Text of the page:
The development of approaches for understanding the complex dynamics of biological systems is a growing research area in electrical engineering, particularly in the fields of signal processing and controls. The focus of our research is the exploitation of the parallels between engineering and biology through the development of optimization and identification methods. Specifically, this research consists of developing methods for the estimation of unmeasured states, the identification of parameters of kinetic models and the validation of biochemical models. This work falls under the general research topic of systems biology. We explore the use of interval analysis in developing numerical algorithms for optimization and validation of systems biology problems. A major attribute of this method is that convergence to global minima is guaranteed. This paper includes a development of an adaptive interval optimization method based on the branch-and-bound method known as smooth interval branch-and-bound. One potential impact of this research is the development of more accurate models of biological systems. This will aid in the design of drugs for cancer and disease treatment and aid in the study of how they propagate View full abstract»

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  • Performance Optimization of Adaptive Resonance Neural Networks Using Genetic Algorithms

    Publication Year: 2007 , Page(s): 143 - 148
    Save to Project icon | Request Permissions | Click to expandQuick Abstract | PDF file iconPDF (1824 KB) |  | HTML iconHTML  

    We present a hybrid clustering system that is based on the adaptive resonance theory 1 (ART1) artificial neural network (ANN) with a genetic algorithm (GA) optimizer, to improve the ART1 ANN settings. As a case study, we will consider text clustering. The core of our experiments will be the quality of clustering, multi-dimensional domain space of ART1 design parameters has many possible combinations of values that yield high clustering quality. These design parameters are hard to estimate manually. We proposed GA to find some of these sets. Results show better clustering and simpler quality estimator when compared with the existing techniques. We call this algorithm genetically engineered parameters ART1 or ARTgep View full abstract»

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  • On the BMDGAs and Neural Nets

    Publication Year: 2007 , Page(s): 149 - 155
    Cited by:  Papers (1)
    Save to Project icon | Request Permissions | Click to expandQuick Abstract | PDF file iconPDF (1210 KB) |  | HTML iconHTML  

    We analyze a bivariate marginal distribution genetic model in case of infinite populations and provide relations between the associated infinite population genetic system and the neural networks. A lower bound on population size is exhibited stating that the behaviour of the finite population system, in case of sufficiently large sizes, can be suitably approximated by the behaviour of the corresponding infinite population system for a number of transitions exponentially greater than that suggested by Vose's analysis. The infinite population system is analyzed by showing that, conversely to what happens in the univariate case, the fitness is not a Lyapunov function for its asynchronous variant. The attractors (with binary components) of the infinite population genetic system are characterized as equilibrium points of a discrete (neural network) system that can be considered as a variant of a Hopfield's network; it is shown that the fitness is a Lyapunov function for the variant of the discrete Hopfield's net. The genetic algorithm based on the proposed infinite population system is experimentally compared with the (neural) network algorithm for the max-cut problem. Our main result can be summarized by stating that the relation between marginal distribution genetic systems and neural nets is much more general than that already shown elsewhere for the univariate models. View full abstract»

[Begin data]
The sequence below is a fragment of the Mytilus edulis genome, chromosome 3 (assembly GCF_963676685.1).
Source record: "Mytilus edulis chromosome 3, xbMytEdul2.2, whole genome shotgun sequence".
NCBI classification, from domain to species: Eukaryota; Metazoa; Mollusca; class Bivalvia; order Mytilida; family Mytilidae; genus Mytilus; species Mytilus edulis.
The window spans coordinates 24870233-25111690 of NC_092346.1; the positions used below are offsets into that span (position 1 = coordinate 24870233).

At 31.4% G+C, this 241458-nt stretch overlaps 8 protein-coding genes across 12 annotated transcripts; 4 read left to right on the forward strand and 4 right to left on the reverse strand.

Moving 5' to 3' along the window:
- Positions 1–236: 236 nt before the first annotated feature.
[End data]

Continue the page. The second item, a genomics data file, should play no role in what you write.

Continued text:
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  • Artificial immune systems based novelty detection with CNN-UM

    Publication Year: 2007 , Page(s): 156 - 161
    Save to Project icon | Request Permissions | Click to expandQuick Abstract | PDF file iconPDF (369 KB) |  | HTML iconHTML  

    In this paper, we show that the earlier presented immune response inspired algorithmic framework in the work of Gy. Cserey et al. (2006, 2004) for spatial-temporal target detection applications using CNN technology by T. Roska and L.O. Chua (1993, 2002) and T. Roska (2002) can be implemented on the latest CNN-UM chip (Acel6k) by A. Rodriguez-Vazquez (2004) and Bi-i system by A. Zarandy and C. Rekcezky (2005). The implementation of the algorithm is real-time and able to detect novelty events in image flows reliably, running 10000 templates/s with video-frame (25 frame/s) speed and on image size of 128 times 128. Besides that some results of the implementation of this AIS model and its application for natural image flows are shown, the realized adaptation and mutation methods are also introduced. View full abstract»